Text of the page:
Discrete Applied Mathematics 123 (2002) 75 – 102
A survey of very large-scale neighborhood search
Ravindra K. Ahuja
, James B. Orlin
Abraham P. Punnen
Department of Industrial & Systems Engineering, University of Florida, P.O. Box 116595, Gainesville,
FL 32611, USA
School of Industrial and Systems Engineering, Georgia Institute of Technology, Atlanta,
GA 30332, USA
Sloan School of Management, Massachusetts Institute of Technology, Cambridge, MA 02139, USA
Department of Mathematics, Statistics and Computer Science, University of New Brunswick,
Saint John, N.B., Canada E2L 4L5
Received 9 September 1999; received inrevised form 3 November 2000; accepted 8 January 2001
Many optimization problems of practical interest are computationally intractable. Therefore,
a practical approach for solving such problems is to employ heuristic (approximation) algo-
rithms that can ÿnd nearly optimal solutions within a reasonable amount of computation time.
An improvement algorithm is a heuristic algorithm that generally starts with a feasible solution
and iteratively tries to obtain a better solution. Neighborhood search algorithms (alternatively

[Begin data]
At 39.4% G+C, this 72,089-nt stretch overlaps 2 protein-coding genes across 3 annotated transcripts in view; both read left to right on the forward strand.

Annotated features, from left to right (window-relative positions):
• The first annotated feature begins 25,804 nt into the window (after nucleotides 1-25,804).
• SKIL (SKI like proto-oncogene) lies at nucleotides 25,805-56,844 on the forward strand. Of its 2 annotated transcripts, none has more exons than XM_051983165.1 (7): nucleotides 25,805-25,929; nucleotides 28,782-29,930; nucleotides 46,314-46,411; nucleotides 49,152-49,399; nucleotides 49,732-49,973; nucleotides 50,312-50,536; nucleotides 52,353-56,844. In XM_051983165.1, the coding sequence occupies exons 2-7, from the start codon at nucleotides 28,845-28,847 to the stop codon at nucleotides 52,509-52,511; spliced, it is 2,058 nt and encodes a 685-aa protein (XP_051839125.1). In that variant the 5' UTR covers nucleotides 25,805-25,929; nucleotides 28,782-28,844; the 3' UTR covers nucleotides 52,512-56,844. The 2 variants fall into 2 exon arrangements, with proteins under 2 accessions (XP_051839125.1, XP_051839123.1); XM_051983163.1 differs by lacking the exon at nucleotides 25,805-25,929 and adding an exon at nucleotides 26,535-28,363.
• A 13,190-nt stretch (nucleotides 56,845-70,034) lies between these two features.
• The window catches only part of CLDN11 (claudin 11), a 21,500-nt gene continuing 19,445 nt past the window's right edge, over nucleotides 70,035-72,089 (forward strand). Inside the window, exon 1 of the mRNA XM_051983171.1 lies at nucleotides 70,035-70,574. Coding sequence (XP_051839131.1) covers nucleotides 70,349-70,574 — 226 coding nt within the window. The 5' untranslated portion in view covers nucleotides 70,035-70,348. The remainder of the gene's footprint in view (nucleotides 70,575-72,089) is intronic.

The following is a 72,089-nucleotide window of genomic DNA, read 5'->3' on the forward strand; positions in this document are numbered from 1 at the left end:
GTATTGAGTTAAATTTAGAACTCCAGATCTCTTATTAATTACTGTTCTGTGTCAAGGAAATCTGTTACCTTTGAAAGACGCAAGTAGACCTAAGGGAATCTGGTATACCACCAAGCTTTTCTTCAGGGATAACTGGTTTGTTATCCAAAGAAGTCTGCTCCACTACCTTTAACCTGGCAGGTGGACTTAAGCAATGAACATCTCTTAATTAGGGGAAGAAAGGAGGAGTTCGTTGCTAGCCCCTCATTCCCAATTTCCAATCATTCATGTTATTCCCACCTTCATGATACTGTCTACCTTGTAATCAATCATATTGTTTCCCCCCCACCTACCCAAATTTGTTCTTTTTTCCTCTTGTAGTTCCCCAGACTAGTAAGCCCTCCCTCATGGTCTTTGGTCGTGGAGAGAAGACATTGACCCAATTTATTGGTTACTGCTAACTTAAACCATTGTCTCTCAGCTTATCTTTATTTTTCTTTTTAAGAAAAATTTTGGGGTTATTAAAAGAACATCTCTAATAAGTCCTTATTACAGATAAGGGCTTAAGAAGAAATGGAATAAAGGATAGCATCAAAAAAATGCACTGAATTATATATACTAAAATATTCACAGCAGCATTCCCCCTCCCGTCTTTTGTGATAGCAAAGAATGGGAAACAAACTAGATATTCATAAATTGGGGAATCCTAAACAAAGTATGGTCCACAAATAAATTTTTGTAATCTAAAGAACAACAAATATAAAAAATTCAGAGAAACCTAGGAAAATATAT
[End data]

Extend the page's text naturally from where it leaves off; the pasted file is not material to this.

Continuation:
called local search algorithms) are a wide class of improvement algorithms where at each iter-
ation an improving solution is found by searching the “neighborhood” of the current solution.
A critical issue inthe designof a neighborhood search algorithm is the choice of the neighbor-
hood structure, that is, the manner in which the neighborhood is deÿned. As a rule of thumb,
the larger the neighborhood, the better is the quality of the locally optimal solutions, and the
greater is the accuracy of the ÿnal solution that is obtained. At the same time, the larger the
neighborhood, the longer it takes to search the neighborhood at each iteration. For this reason,
a larger neighborhood does not necessarily produce a more eective heuristic unless one can
search the larger neighborhood in a very ecient manner. This paper concentrates on neigh-
borhood search algorithms where the size of the neighborhood is “very large” with respect to
the size of the input data and in which the neighborhood is searched in an ecient manner.
We survey three broad classes of very large-scale neighborhood search (VLSN) algorithms: (1)
variable-depth methods in which large neighborhoods are searched heuristically, (2) large neigh-
borhoods in which the neighborhoods are searched using network ow techniques or dynamic
E-mail addresses: firstname.lastname@example.org (R.K. Ahuja), email@example.com (
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(J.B. Orlin), email@example.com (A.P. Punnen).
0166-218X/02/$ - see front matter ? 2002 Elsevier Science B.V. All rights reserved.